It’s probably not something any of us talk about much, even amongst our closest friends, but according to Associate Professor of Psychology and Counselling at Queensland University of Technology (QUT), Robert Schweitzer, around one in three young women have experienced ‘post sex blues’.
The study, published in the International Journal of Sexual Health, also showed that ten per cent of women experienced this more often than not.
“Under normal circumstances ... the time just after sex elicits sensations of well-being along with psychological and physical relaxation.
“However, individuals who experience [post sex blues] may express their immediate feelings after intercourse in terms of melancholy, tearfulness, anxiety, irritability or a feeling of restlessness,” said Professor Schweitzer.
The study deals with situations of consensual intercourse.
Professor Schweitzer said the cause of such negative feelings is virtually unknown. So to help, a research team at QUT is conducting a further study trying to understand why.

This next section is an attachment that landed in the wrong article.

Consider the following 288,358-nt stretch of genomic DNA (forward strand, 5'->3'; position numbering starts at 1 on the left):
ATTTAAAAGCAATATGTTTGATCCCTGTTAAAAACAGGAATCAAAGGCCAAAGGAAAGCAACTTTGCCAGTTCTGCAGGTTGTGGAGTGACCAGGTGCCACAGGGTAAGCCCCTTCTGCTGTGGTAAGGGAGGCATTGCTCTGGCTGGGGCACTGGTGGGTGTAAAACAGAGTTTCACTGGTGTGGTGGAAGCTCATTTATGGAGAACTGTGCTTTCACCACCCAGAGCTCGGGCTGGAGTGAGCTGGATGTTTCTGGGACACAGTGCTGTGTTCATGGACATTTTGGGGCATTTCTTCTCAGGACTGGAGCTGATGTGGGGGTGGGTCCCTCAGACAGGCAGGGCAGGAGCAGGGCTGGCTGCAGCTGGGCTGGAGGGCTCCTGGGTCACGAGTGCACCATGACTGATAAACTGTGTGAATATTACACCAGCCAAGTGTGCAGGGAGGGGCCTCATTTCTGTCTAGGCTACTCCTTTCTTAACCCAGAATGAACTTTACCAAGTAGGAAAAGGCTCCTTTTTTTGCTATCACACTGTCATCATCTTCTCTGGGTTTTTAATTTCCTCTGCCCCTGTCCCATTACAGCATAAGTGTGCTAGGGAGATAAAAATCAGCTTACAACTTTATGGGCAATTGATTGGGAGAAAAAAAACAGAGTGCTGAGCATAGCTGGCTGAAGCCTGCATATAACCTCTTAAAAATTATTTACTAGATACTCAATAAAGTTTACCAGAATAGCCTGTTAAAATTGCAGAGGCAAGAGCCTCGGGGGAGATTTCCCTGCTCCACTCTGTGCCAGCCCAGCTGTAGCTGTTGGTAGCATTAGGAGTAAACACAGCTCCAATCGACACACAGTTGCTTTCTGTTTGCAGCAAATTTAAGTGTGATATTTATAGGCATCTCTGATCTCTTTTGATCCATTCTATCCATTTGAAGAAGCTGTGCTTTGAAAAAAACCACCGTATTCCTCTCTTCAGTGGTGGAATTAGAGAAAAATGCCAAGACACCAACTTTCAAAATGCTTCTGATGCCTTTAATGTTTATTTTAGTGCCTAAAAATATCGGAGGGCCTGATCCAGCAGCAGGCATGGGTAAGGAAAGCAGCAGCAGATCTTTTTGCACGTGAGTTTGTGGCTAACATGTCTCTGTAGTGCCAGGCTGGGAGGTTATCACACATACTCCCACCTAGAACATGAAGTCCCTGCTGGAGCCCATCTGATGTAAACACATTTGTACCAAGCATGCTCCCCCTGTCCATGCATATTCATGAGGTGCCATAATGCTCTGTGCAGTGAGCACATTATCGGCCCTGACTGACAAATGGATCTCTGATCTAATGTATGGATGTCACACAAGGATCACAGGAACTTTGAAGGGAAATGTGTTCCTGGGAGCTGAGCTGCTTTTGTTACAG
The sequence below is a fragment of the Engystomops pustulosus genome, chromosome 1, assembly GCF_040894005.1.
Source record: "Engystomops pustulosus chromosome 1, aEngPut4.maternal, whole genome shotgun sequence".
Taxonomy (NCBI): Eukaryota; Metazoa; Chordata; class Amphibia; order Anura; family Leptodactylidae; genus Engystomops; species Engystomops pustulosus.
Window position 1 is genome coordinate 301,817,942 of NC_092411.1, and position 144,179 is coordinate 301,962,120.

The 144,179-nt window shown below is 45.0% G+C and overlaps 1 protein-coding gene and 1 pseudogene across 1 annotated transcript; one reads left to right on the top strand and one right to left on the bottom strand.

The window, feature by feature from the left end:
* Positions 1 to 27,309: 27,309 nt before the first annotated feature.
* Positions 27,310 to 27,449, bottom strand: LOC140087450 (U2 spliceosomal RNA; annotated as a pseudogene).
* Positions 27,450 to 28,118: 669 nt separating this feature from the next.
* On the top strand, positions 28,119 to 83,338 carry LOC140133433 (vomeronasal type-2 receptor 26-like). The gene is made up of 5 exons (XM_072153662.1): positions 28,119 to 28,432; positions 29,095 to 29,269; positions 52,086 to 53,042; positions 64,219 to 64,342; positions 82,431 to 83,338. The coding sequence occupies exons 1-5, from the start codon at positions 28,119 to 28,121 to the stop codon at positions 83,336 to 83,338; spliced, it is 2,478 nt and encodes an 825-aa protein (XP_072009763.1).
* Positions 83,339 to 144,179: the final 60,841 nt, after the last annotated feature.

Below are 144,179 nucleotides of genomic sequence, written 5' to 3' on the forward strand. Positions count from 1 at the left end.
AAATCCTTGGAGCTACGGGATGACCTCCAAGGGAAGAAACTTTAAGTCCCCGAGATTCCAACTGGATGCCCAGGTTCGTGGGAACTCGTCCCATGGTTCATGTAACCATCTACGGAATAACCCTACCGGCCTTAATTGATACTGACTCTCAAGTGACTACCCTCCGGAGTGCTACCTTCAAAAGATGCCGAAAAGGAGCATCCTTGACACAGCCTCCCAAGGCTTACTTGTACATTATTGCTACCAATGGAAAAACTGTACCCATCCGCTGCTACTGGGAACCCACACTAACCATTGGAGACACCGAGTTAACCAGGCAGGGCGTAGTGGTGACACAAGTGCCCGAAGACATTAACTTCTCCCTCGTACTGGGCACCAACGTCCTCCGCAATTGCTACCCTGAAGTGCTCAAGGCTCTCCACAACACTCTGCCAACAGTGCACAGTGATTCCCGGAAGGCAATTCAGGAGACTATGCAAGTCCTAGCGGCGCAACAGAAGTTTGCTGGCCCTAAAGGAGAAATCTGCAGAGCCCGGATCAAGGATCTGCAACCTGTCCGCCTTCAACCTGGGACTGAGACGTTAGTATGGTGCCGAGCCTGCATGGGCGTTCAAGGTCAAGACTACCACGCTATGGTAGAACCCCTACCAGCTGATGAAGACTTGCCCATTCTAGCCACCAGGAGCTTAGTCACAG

"The original findings are so counter intuitive. Everyone imagines sex as an enjoyable experience but there seems to be a group of people who, in fact, experience distress following intercourse.
"It's not easy to explain and the area is highly under-researched. There are few published studies on sex."
The follow-up study involves confidential interviews with women who experience symptoms of post-sex blues such as distress or nostalgia following intercourse.
"We want to gain a better understanding of women's experience following consensual sex," Professor Schweitzer said.
"This study will hopefully help people who experience post-coital dysphoria realise that they are not alone," he said.
"Once we understand the experience we can start thinking about the role of clinicians in assisting people to understand and to address issues causing concern."
To participate in the study, please contact researcher, Geoff Francis, on email@example.com or call 0449 208 179.